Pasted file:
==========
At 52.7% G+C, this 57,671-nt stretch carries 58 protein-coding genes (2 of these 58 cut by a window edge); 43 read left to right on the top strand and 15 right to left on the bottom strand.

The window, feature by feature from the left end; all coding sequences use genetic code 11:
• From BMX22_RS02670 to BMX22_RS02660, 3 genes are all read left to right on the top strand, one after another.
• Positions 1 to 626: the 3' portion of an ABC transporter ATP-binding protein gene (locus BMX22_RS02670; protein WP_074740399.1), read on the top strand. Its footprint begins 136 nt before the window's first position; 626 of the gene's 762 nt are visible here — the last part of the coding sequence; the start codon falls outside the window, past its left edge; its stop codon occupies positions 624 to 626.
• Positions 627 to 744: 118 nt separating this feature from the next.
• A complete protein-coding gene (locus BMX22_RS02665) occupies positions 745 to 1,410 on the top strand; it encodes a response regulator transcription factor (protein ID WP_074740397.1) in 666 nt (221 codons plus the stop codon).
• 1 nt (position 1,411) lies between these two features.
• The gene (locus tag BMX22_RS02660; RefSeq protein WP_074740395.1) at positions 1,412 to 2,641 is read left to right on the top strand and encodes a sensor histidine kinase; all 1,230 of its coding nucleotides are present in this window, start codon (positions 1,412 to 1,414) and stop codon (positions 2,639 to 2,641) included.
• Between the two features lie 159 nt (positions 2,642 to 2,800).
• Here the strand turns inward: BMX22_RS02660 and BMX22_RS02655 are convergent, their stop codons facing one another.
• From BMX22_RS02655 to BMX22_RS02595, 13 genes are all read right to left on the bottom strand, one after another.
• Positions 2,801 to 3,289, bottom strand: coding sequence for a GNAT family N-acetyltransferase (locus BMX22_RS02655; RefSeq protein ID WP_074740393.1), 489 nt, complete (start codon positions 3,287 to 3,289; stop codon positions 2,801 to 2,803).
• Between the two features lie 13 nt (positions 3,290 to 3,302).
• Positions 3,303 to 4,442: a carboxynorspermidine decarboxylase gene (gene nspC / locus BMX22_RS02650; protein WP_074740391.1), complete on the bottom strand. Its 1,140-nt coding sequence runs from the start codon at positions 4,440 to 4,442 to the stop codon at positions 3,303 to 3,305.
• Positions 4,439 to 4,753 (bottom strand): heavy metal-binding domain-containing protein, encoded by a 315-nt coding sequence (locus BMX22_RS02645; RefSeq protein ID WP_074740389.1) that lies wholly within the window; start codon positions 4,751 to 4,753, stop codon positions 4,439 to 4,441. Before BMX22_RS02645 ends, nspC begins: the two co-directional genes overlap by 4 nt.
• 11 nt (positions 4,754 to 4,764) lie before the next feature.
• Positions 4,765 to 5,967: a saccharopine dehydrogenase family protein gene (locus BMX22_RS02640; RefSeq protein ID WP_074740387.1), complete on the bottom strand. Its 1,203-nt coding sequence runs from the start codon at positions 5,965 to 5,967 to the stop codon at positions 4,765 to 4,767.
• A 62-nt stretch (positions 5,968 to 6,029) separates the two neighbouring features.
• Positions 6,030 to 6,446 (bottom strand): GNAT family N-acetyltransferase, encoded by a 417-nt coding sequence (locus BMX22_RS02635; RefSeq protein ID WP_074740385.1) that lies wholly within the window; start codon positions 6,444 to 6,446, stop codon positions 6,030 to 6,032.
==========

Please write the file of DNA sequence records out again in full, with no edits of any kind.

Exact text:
At 52.7% G+C, this 57,671-nt stretch carries 58 protein-coding genes (2 of these 58 cut by a window edge); 43 read left to right on the top strand and 15 right to left on the bottom strand.

The window, feature by feature from the left end; all coding sequences use genetic code 11:
• From BMX22_RS02670 to BMX22_RS02660, 3 genes are all read left to right on the top strand, one after another.
• Positions 1 to 626: the 3' portion of an ABC transporter ATP-binding protein gene (locus BMX22_RS02670; protein WP_074740399.1), read on the top strand. Its footprint begins 136 nt before the window's first position; 626 of the gene's 762 nt are visible here — the last part of the coding sequence; the start codon falls outside the window, past its left edge; its stop codon occupies positions 624 to 626.
• Positions 627 to 744: 118 nt separating this feature from the next.
• A complete protein-coding gene (locus BMX22_RS02665) occupies positions 745 to 1,410 on the top strand; it encodes a response regulator transcription factor (protein ID WP_074740397.1) in 666 nt (221 codons plus the stop codon).
• 1 nt (position 1,411) lies between these two features.
• The gene (locus tag BMX22_RS02660; RefSeq protein WP_074740395.1) at positions 1,412 to 2,641 is read left to right on the top strand and encodes a sensor histidine kinase; all 1,230 of its coding nucleotides are present in this window, start codon (positions 1,412 to 1,414) and stop codon (positions 2,639 to 2,641) included.
• Between the two features lie 159 nt (positions 2,642 to 2,800).
• Here the strand turns inward: BMX22_RS02660 and BMX22_RS02655 are convergent, their stop codons facing one another.
• From BMX22_RS02655 to BMX22_RS02595, 13 genes are all read right to left on the bottom strand, one after another.
• Positions 2,801 to 3,289, bottom strand: coding sequence for a GNAT family N-acetyltransferase (locus BMX22_RS02655; RefSeq protein ID WP_074740393.1), 489 nt, complete (start codon positions 3,287 to 3,289; stop codon positions 2,801 to 2,803).
• Between the two features lie 13 nt (positions 3,290 to 3,302).
• Positions 3,303 to 4,442: a carboxynorspermidine decarboxylase gene (gene nspC / locus BMX22_RS02650; protein WP_074740391.1), complete on the bottom strand. Its 1,140-nt coding sequence runs from the start codon at positions 4,440 to 4,442 to the stop codon at positions 3,303 to 3,305.
• Positions 4,439 to 4,753 (bottom strand): heavy metal-binding domain-containing protein, encoded by a 315-nt coding sequence (locus BMX22_RS02645; RefSeq protein ID WP_074740389.1) that lies wholly within the window; start codon positions 4,751 to 4,753, stop codon positions 4,439 to 4,441. Before BMX22_RS02645 ends, nspC begins: the two co-directional genes overlap by 4 nt.
• 11 nt (positions 4,754 to 4,764) lie before the next feature.
• Positions 4,765 to 5,967: a saccharopine dehydrogenase family protein gene (locus BMX22_RS02640; RefSeq protein ID WP_074740387.1), complete on the bottom strand. Its 1,203-nt coding sequence runs from the start codon at positions 5,965 to 5,967 to the stop codon at positions 4,765 to 4,767.
• A 62-nt stretch (positions 5,968 to 6,029) separates the two neighbouring features.
• Positions 6,030 to 6,446 (bottom strand): GNAT family N-acetyltransferase, encoded by a 417-nt coding sequence (locus BMX22_RS02635; RefSeq protein ID WP_074740385.1) that lies wholly within the window; start codon positions 6,444 to 6,446, stop codon positions 6,030 to 6,032.